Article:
Car factories may occasionally be used to wildcat strikes but one plant in India suffered from a different kind of wildcat problem when a wandering leopard caused a shutdown for nearly two days.
The Maruti Suzuki factory in Manesar, 20 miles south of Delhi, had to halt production after security guards saw the leopard enter the premises on Thursday morning.
CCTV images showed the animal prowling around the facility in the early hours of the morning and staff were immediately evacuated as police and wildlife officials were called.
The 7am shift was then cancelled, leaving more than 1,000 arriving workers locked out as rangers with tranquillisers tried to corner the leopard and catch it. The 3pm day shift following was then also cancelled.
Eventually, after an operation that meant production was halted for nearly a day and a half, the beast was caught by wildlife department rangers.
Once the dart was shot into the animal, Vinod Kumar, conservator of wildlife for south Haryana said: “It will take 20-30 minutes for the leopard to calm down.
“The team members saw the leopard in CCTV footage and grabbed the opportunity to fire the tranquiliser at it.”
The wildlife team then removed it from the plant, he added.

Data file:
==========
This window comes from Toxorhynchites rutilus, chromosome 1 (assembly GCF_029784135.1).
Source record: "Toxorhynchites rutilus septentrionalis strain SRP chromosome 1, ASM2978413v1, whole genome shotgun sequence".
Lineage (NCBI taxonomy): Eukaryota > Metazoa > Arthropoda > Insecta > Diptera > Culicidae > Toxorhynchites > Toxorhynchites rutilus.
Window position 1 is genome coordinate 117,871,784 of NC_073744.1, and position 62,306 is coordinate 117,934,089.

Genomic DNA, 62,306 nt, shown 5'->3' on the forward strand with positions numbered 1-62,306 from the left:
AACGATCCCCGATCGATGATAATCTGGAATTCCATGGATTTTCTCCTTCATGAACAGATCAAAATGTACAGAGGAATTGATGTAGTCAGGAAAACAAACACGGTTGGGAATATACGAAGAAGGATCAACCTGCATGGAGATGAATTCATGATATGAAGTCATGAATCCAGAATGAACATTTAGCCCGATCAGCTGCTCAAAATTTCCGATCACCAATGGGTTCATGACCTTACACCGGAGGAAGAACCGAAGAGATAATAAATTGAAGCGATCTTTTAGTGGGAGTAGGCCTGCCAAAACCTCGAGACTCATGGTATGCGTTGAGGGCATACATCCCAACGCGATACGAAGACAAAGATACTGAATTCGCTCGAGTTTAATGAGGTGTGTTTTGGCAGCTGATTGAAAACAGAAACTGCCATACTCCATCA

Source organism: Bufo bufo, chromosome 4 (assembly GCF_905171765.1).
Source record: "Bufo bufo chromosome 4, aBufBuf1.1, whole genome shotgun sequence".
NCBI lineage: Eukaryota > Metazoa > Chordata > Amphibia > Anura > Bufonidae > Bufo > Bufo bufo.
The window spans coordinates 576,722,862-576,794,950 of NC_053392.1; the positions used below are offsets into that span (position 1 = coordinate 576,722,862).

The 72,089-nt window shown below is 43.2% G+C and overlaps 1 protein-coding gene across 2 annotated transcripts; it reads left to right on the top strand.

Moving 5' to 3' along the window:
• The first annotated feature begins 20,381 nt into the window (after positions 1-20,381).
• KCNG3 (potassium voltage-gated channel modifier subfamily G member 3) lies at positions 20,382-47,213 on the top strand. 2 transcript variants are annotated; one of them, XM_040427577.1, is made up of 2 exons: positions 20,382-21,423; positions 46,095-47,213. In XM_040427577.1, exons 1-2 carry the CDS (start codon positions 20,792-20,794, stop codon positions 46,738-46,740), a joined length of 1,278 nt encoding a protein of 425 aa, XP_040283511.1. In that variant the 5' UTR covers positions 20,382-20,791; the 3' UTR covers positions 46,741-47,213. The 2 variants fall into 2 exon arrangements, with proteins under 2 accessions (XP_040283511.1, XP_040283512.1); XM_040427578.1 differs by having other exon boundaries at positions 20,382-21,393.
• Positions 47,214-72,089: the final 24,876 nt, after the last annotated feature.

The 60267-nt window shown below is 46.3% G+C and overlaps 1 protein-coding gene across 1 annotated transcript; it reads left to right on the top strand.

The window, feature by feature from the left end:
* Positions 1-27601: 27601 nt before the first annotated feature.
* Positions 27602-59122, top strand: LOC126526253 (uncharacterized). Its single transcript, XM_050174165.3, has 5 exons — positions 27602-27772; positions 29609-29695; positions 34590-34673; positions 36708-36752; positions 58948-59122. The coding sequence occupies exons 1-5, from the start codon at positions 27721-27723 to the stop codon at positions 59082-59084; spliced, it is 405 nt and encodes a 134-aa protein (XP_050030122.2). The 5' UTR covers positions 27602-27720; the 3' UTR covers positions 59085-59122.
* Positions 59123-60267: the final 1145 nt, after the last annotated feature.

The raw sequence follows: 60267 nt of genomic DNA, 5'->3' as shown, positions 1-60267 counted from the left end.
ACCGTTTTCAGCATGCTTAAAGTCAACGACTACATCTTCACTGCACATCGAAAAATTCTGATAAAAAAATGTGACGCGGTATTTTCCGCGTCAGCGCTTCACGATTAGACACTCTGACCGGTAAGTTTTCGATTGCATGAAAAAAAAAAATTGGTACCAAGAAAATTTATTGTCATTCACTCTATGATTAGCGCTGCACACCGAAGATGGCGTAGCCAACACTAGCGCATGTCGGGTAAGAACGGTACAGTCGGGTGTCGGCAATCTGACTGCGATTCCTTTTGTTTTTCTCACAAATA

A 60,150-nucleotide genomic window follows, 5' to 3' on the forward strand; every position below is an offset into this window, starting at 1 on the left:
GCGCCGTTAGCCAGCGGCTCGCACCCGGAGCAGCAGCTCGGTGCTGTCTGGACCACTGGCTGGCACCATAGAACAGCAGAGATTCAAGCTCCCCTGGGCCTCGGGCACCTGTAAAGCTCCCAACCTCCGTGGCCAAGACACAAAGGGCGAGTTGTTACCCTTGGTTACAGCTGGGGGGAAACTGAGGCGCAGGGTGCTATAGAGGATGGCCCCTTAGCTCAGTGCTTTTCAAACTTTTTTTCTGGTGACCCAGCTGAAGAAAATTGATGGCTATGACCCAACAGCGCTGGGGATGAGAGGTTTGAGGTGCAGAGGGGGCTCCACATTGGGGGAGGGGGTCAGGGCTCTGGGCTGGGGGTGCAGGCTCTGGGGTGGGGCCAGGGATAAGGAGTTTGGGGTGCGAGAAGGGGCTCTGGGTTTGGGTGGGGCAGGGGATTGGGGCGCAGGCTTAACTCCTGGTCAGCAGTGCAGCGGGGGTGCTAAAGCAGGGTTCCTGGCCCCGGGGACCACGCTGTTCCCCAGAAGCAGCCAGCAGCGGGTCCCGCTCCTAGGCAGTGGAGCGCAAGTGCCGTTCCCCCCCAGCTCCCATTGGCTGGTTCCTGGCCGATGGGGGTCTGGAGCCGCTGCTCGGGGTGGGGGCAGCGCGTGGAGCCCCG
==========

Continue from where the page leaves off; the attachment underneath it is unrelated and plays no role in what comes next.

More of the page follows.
“We will examine its condition before releasing it back into its natural habitat,” said R Anand, of the divisional forest department.
The drawn out operation appeared farcical at times, with wildlife officials using firecrackers to try and scare the animal out of its hiding place.
They then placed live goats in cages around the factory complex to try and entice it, drawing complaints from animal rights activists on Twitter.
The Manesar plant, which is 20km from Gurgaon, is one of the biggest manufacturing plants of the Indian automobile firm.
The production plant, spread across 600 acres, manufactures around 5,000 petrol and diesel engines per day.
Production had been stalled for over 24 hours at the plant, estimated to have cost the company tens of thousands of pounds in man hours and lost revenue.
Instances of leopards entering urban areas have increased in recent years in India as their natural habitats are destroyed.